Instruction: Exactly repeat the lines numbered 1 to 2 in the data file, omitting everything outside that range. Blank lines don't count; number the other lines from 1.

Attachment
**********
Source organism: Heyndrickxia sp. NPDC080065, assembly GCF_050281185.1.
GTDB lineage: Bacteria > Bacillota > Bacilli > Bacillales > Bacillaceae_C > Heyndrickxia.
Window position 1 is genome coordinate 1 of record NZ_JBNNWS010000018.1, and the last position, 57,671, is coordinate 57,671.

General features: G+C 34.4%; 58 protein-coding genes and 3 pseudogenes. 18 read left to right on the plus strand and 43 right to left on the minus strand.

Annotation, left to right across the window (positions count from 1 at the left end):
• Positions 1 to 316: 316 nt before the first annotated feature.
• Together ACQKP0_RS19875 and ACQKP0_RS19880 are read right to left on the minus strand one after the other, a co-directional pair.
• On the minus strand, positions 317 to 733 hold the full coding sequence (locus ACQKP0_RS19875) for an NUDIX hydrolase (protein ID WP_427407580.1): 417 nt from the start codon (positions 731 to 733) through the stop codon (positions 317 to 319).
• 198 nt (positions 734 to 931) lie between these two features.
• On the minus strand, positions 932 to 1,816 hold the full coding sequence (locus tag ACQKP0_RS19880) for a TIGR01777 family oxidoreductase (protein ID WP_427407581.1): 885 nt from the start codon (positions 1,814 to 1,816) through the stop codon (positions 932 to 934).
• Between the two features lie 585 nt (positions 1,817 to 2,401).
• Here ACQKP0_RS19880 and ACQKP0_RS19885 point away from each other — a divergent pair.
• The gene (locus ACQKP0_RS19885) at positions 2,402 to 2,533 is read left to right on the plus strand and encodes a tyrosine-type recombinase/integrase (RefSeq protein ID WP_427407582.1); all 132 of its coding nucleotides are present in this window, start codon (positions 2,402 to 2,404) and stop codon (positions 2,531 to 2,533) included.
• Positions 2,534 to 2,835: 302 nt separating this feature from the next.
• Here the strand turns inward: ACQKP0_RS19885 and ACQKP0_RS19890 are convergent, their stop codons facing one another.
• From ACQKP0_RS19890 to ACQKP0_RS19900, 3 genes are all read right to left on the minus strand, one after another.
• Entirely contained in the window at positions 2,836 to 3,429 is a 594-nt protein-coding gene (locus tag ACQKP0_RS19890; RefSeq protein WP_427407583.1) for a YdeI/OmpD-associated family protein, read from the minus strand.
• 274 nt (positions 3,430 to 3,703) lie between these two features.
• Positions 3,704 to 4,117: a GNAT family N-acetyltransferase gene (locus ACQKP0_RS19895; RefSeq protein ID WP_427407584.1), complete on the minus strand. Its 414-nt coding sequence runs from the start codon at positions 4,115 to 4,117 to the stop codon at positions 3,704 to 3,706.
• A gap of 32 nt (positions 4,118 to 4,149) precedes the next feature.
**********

Source organism: Heyndrickxia sp. NPDC080065, assembly GCF_050281185.1.
GTDB lineage: Bacteria > Bacillota > Bacilli > Bacillales > Bacillaceae_C > Heyndrickxia.